Nia McMartin loves very early morning walks with her dog but in recent years has found herself venturing out at 5am less and less, sadly due to being made to feel unsafe.
“I’ve had McDonald’s [food] thrown at me from a moving car, I’ve had cars slow down behind me to drive slowly behind me while I’ve been walking along a very brightly lit main road,” says Ms McMartin, a health worker and volunteer community radio station manager in the City of Casey.
Nia McMartin hopes the information gathered on the YourGround platform will help councils make outdoor spaces safer for women and gender diverse people.Credit:Justin McManus
“Sometimes you just get a vibe that where you are is not quite right, the older you get, the more in tune you are with those feelings.”
Soon Ms McMartin, and the rest of us, will be able to see the exact locations across the city, suburbs and regional Victoria where women and gender diverse people say they feel most unsafe – and safest – while out running, walking, cycling, doing yoga or chilling in parks.
Victorians can log into the interactive map, YourGround, and drop a pin in any spot about which they would like to leave a safety anecdote as part of a data-gathering project aimed at making public space feel more secure.
Monash University’s gender, design and space research group, the XYX Lab, has partnered with 18 local government areas, Respect Victoria and the digital agency CrowdSpot to crowdsource safety notes from 10,000 people between now and July.
YourGround had a soft launch late last week and 150 people have already contributed stories including remarks about poorly lit underpasses, bike paths with dark sections and many stretches of footpath where they felt uncomfortable.
There are also tributes to “buzzing, good vibes” at some parks, which people say are “welcoming and inclusive no matter if I’m in a group or alone”.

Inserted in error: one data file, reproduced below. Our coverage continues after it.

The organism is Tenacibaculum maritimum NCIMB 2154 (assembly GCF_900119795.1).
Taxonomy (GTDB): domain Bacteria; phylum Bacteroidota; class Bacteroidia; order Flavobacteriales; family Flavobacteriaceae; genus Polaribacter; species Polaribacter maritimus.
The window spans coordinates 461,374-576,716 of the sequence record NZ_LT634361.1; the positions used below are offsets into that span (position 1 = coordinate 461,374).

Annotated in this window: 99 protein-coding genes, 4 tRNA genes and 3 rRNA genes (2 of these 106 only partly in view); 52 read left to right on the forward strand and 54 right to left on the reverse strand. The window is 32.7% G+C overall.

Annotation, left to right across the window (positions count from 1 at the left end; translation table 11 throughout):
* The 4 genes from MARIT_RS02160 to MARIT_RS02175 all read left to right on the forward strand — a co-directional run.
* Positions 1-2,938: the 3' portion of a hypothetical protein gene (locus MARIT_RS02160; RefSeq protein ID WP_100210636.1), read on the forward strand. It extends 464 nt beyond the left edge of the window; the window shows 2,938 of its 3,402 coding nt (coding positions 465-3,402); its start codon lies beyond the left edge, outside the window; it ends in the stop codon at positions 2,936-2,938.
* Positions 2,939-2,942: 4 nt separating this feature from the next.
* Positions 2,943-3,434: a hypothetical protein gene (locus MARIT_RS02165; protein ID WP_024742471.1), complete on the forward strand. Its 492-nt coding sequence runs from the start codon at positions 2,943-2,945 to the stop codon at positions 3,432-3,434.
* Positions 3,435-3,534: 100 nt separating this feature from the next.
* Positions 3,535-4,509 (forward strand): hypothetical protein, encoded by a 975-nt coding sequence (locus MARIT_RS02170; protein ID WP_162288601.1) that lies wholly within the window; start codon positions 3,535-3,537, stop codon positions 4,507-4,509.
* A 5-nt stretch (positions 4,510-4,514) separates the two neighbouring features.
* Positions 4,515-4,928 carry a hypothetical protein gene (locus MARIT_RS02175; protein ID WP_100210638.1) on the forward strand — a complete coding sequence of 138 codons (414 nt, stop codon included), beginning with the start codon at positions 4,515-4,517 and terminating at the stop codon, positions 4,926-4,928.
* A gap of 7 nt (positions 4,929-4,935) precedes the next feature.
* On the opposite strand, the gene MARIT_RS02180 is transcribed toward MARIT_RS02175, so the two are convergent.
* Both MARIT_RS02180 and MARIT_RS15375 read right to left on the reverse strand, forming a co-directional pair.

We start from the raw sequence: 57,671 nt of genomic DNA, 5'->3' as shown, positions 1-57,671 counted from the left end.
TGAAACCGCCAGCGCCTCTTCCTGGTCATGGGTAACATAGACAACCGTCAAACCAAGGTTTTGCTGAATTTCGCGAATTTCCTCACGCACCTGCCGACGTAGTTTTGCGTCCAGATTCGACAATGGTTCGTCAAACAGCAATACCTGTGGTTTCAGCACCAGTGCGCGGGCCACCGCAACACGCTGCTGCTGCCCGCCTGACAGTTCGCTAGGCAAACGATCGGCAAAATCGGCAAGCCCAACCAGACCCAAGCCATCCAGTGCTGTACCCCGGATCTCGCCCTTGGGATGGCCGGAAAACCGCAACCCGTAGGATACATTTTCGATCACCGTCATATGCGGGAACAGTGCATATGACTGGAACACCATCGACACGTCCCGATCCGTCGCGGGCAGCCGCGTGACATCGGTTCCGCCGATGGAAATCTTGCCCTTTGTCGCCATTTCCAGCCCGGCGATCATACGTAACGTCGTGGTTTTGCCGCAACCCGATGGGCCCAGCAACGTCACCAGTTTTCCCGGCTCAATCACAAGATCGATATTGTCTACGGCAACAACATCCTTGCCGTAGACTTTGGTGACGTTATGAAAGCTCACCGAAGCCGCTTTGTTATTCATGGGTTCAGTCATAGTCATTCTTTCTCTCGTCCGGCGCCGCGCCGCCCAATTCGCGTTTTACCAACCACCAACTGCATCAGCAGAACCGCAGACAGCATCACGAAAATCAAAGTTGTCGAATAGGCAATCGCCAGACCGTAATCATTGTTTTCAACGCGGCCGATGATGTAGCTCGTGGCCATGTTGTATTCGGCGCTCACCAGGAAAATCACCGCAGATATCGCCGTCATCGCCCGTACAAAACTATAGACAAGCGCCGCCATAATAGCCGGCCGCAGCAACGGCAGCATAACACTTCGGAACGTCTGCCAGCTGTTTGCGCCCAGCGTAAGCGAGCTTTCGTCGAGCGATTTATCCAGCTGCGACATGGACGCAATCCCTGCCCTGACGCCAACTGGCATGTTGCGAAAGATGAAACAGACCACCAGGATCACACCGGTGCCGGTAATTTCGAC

Monash University associate professor Nicole Kalms, a creator of the YourGround project, said the idea sprung from the ways the COVID-19 pandemic changed the ways Victorians engaged with outdoor spaces and recognised the value of recreation and wellbeing.
“We’re hoping the research will give us an understanding of what women and gender diverse people are experiencing and what can be put in place out there to make things better, safer and more equitable,” said Dr Kalms, whose group has translated the YourGround participation information into five languages.
Anthony Aisenberg, of CrowdSpot, which last year crowdsourced information from more than 3000 Melbourne cyclists to create the BikeSpot 2020 cycling safety map, said users of YourGround will be able to chat with each other about shared experiences.
“They get to read other people’s stories and understand the issues are not theirs in isolation, they’re part of a community thinking the same. All of that data will be fed into a report and will show the top safe and unsafe locations across the state, or urban areas of Melbourne,” he said.
Detailed research will be provided to all local councils who have partnered with YourGround to consider planning and design changes to enhance users’ sense of safety.
Ms McMartin will drop her own pins and says she “can’t wait to get my hands on” the information the map will provide.
“For me, the really important part of it is getting the information to the people who design the spaces and who make decisions about how public spaces end up,” she says.
“For the planners and designers to make changes, even if it could be something very small, with the information collated will be really useful to make improvements.”
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